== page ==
Review: Make-believe mayhem in 'Clay Pigeons'
Web posted on: Monday, October 05, 1998 2:29:12 PM
From Reviewer Paul Tatara
(CNN) -- I've got a lot of respect for three of the actors who appear in "Clay Pigeons," although a couple of them test that respect big-time before the movie's over. Vince Vaughn, Joaquin Phoenix, and (especially) Janeane Garofalo always give solid performances, even in less-than-solid movies.
That Vaughn and Phoenix stink things up this time isn't the biggest problem with "Clay Pigeons," though. The movie, written by Matt Healey and directed by first-timer David Dobkin, mostly suffers because it's one of those post-Coen Brothers crime thingys that goes to extremes to make sure that everyone knows the filmmakers are too painfully cool to really mean anything they're showing you.
It's ironic, you see. The story is set in a small town, so the authority figures are dumb and leaning towards dumber. There's a mass murderer, but he's kinda cute and amusingly self-knowing for a mass murderer.
And the murders themselves -- not to mention the gruesome discoveries of the stabbed or bloated bodies -- are padded out with inappropriately goofy dialogue and "offbeat" character quirks. This is because if you really felt something when you saw a person getting stabbed to death (or shot in the back during sex) you wouldn't be cool and hip and ironic. Smirk-smirk. Nudge. Smirk.
Phoenix plays Clay, a local redneck lug who's having an affair with his friend Earl's sexy wife, Amanda (Georgina Cates, firmly constructed, but a one-note soloist). The opening sequence is fairly clever, I guess. The two friends are out shooting at bottles when Earl (played by Gregory Sporleder, but not for long) turns the gun on himself. He's been distraught since finding out about the affair, so (since he can't bring himself to shoot another person) he strategically commits suicide in order to get Clay convicted of murder. It seems to me that any forensics specialist would be able to detect that Clay didn't do the shooting, but okay.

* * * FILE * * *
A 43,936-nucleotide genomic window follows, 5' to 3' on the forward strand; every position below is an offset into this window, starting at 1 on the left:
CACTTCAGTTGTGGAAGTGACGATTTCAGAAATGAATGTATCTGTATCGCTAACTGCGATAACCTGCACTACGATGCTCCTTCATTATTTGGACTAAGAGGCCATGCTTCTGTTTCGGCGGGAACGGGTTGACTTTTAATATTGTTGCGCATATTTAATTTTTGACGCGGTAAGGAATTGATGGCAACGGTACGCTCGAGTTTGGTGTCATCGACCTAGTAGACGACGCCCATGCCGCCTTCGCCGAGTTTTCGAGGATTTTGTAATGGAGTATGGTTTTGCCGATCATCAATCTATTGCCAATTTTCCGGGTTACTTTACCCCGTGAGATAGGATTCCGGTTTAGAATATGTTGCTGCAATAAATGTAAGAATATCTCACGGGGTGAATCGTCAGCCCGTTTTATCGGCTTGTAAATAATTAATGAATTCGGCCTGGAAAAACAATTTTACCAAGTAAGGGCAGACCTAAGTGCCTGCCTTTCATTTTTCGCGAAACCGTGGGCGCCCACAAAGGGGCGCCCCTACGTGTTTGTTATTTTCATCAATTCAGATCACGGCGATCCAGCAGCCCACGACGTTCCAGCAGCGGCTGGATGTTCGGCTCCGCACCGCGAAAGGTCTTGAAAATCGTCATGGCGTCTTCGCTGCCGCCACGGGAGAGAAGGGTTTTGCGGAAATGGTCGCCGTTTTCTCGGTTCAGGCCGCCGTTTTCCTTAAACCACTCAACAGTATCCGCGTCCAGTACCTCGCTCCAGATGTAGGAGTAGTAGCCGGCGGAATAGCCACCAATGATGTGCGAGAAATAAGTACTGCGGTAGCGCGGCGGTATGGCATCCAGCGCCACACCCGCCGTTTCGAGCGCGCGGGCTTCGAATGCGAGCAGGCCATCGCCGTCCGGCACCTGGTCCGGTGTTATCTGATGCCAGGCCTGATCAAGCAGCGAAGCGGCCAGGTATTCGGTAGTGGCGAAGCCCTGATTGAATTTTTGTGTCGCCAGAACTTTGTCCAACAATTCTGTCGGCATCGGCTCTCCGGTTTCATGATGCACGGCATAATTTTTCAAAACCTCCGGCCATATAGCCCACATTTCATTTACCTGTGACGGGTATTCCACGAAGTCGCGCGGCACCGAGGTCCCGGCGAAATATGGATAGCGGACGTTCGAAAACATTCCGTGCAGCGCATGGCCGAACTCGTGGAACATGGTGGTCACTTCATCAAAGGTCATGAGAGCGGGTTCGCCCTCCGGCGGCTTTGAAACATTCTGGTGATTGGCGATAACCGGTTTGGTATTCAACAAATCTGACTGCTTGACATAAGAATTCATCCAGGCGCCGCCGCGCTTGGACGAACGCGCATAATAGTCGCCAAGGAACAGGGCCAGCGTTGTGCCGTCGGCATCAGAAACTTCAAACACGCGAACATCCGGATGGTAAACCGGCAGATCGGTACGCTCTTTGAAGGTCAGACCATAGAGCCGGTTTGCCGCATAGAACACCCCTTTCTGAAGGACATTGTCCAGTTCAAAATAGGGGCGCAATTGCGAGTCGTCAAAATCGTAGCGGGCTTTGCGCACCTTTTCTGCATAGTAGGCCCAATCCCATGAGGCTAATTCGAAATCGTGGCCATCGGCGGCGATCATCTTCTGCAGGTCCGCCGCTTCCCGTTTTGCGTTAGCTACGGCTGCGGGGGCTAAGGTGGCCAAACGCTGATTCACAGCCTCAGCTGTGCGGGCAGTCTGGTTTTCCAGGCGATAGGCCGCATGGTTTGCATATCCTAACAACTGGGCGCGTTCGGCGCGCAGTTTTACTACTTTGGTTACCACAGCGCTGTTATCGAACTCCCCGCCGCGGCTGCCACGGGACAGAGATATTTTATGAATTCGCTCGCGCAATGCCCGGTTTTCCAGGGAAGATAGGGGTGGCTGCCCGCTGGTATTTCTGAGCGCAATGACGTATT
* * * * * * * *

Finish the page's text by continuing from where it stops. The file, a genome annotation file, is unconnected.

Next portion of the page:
Clay panics, and tries to get rid of the body ... no thanks to Amanda. She couldn't care less about the wellbeing of Clay or Earl, except that she still likes having sex with Clay. So now she's blackmailing him into staying with her.
Clay, understandably, wants no part of Amanda anymore, regardless of how nice those parts may be, and this turns out to be his undoing. Soon, he befriends a new guy in town, a goofy faux-cowboy named Lester (that would be Vaughn) who wears a white Stetson and fringed square dance-style satin shirts.
Dead bodies galore
Amanda, a jealous one, winds up shooting a local waitress while the woman is in the sack with Clay. Clay can't tell the cops, though, because Amanda will say that he killed her husband. Then Lester, who likes the ladies, quickly ends up in Amanda's pants. Unfortunately, he's also a psychopath, so he stabs her to death in a distastefully protracted bedroom scene, knowing full well that all of this will eventually lead to Clay.
Now there're three dead bodies, and more on the way, with Clay getting drawn deeper and deeper into a bunch of nastiness that actually has little to do with him and a whole lot to do with Lester. You know what that means -- time to call in the big-city FBI agents so that they can wryly belittle the painfully stupid locals.
Enter Garofalo, and, finally, something entertaining starts happening, though it's not entertaining enough to save the whole film. Garofalo's general persona as an actress and stand-up comic is that of someone who's endlessly cursed by her aggressively well-read intellect, so she doesn't seem to be grandstanding as much as the other actors while dealing with the small-town cops.
The detective work (including that old genre stand-by, the videotape of the suspect having sex with the eventual victim) is less than interesting, but at least you get a good, solid dose of Janeane's trademark cynicism. I'm still a big fan.
Tiresome and hammy
Be that as it may, Phoenix isn't quite as lucky, and Vaughn's performance is an unfortunate mess. Clay is not the brightest character in the world, and this, coupled with Phoenix's penchant for confused mouth-breathing, quickly makes him tiresome. But you can forgive that because he's supposed to be one of those femme fatale chess pieces, barely grasping what's happening around him.
Vaughn, on the other hand, seems to think that he's appearing in an extended "Saturday Night Live" skit about cattle rustlers. His Southern accent comes and goes as if it's doing part-time work somewhere else, and he's not even remotely intimidating, which is a major drawback when you're playing a psycho. This is very, very hammy work. I still think Vaughn has the goods, but, man, he sure doesn't display it in this movie.
Better luck next time, guys. And, Janeane, try working with less smarty-pantsed material if you can. You know I'm pulling for you.
"Clay Pigeons" is loaded with bad language, but there are a couple of sex-and-bedroom murders that are really pretty ugly. There's female nudity and a couple lingering shots on a decomposed corpse. Don't worry, though -- it's played for laughs. Rated R. 104 minutes.
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